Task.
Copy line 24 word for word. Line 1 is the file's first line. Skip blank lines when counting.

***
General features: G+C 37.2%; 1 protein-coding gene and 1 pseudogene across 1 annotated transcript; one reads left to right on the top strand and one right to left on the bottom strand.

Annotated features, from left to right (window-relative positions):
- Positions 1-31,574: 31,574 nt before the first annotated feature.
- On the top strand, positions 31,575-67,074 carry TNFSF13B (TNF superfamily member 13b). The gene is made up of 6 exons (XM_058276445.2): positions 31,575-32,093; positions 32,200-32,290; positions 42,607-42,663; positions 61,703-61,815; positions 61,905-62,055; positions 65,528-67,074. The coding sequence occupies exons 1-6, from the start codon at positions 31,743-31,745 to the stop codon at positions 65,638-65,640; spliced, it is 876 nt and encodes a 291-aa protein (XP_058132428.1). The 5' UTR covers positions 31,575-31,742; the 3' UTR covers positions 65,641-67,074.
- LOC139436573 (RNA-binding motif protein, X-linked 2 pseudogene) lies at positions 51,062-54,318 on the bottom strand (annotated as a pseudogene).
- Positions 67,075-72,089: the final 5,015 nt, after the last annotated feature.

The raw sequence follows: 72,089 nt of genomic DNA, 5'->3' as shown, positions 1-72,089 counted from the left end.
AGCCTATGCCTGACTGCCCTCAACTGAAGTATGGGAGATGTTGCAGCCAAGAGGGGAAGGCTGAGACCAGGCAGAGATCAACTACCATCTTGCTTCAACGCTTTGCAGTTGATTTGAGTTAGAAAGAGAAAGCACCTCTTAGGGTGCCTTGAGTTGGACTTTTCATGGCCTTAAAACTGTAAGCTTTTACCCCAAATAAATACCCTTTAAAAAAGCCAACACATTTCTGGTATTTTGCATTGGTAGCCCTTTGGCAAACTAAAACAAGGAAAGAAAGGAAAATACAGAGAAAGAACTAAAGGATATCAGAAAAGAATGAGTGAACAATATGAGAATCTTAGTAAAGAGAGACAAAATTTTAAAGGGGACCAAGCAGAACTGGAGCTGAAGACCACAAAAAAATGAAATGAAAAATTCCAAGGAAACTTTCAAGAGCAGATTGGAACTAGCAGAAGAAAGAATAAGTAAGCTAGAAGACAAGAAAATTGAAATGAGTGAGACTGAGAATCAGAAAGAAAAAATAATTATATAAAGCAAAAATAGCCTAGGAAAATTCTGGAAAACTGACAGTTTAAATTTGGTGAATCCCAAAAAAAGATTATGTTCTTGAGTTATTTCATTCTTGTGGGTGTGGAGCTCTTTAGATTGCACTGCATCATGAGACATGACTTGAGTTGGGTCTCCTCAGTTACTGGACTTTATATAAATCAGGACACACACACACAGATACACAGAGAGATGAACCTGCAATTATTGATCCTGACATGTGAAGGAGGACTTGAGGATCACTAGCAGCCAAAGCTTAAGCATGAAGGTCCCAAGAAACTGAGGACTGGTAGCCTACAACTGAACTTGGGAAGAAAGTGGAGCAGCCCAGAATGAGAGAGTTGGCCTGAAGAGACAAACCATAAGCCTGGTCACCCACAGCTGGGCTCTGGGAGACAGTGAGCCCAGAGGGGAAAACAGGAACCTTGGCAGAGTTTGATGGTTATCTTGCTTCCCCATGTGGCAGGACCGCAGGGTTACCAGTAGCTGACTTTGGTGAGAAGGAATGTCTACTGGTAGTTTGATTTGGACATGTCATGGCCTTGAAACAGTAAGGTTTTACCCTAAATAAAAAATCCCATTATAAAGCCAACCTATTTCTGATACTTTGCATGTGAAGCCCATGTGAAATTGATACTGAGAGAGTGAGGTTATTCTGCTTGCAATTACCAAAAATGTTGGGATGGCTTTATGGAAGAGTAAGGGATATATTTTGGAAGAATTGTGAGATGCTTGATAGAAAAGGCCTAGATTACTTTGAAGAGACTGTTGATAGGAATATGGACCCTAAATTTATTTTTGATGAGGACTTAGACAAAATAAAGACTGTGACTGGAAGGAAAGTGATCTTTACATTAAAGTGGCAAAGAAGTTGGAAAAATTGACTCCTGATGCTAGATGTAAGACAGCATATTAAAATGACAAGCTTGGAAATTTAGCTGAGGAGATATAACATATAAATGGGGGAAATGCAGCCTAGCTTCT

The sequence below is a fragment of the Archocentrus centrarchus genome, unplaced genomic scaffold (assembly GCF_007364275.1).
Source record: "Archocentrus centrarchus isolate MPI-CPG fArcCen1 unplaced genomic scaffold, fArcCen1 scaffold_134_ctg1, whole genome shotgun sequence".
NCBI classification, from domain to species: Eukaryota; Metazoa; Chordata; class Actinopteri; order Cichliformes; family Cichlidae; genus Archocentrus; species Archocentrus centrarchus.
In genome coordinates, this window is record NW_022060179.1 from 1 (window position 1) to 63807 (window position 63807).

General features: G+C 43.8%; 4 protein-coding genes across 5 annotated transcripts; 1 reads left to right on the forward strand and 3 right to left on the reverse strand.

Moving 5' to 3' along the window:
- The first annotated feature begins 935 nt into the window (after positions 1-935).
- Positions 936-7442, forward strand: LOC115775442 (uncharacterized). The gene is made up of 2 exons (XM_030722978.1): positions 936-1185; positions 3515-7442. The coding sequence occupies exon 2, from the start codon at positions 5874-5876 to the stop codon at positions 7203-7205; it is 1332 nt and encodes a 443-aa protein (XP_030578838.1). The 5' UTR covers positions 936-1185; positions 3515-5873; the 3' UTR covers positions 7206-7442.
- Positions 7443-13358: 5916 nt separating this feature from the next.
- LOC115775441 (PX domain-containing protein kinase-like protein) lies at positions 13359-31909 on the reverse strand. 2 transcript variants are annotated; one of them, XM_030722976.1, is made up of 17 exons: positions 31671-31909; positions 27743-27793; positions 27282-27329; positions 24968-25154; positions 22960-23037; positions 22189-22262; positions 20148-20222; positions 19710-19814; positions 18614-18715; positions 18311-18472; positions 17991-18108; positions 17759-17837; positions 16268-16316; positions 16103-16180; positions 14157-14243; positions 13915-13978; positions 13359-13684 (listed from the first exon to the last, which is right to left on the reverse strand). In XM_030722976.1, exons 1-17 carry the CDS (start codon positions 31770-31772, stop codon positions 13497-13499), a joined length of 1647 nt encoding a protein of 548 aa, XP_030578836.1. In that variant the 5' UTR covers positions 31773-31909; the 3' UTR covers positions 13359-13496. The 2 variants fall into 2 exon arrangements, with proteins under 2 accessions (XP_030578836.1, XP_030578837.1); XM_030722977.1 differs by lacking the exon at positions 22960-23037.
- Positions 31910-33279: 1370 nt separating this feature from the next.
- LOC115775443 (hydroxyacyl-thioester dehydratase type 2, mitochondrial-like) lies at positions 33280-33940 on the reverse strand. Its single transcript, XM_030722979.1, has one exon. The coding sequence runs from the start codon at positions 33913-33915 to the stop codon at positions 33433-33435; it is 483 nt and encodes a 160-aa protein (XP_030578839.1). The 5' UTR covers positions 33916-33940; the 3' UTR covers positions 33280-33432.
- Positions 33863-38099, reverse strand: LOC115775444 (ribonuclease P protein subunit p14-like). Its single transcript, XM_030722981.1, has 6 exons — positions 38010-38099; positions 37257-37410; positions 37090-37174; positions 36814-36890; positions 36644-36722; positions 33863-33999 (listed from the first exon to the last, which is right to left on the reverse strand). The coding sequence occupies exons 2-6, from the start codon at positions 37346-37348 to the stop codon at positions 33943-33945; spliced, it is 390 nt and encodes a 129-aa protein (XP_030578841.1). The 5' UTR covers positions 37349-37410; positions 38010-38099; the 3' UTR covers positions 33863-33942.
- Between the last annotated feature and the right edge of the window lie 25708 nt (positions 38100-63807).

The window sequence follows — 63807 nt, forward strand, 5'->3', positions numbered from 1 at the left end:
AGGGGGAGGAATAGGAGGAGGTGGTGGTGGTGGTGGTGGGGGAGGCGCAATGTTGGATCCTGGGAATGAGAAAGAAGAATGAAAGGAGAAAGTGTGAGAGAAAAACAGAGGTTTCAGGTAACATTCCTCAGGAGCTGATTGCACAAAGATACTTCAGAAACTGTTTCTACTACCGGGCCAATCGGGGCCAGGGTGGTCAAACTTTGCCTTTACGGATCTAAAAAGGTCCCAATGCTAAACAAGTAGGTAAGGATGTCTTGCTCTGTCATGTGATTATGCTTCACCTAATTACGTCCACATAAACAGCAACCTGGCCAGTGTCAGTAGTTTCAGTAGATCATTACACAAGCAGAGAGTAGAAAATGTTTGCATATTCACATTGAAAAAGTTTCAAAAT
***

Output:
AGGGGGAGGAATAGGAGGAGGTGGTGGTGGTGGTGGTGGGGGAGGCGCAATGTTGGATCCTGGGAATGAGAAAGAAGAATGAAAGGAGAAAGTGTGAGAGAAAAACAGAGGTTTCAGGTAACATTCCTCAGGAGCTGATTGCACAAAGATACTTCAGAAACTGTTTCTACTACCGGGCCAATCGGGGCCAGGGTGGTCAAACTTTGCCTTTACGGATCTAAAAAGGTCCCAATGCTAAACAAGTAGGTAAGGATGTCTTGCTCTGTCATGTGATTATGCTTCACCTAATTACGTCCACATAAACAGCAACCTGGCCAGTGTCAGTAGTTTCAGTAGATCATTACACAAGCAGAGAGTAGAAAATGTTTGCATATTCACATTGAAAAAGTTTCAAAAT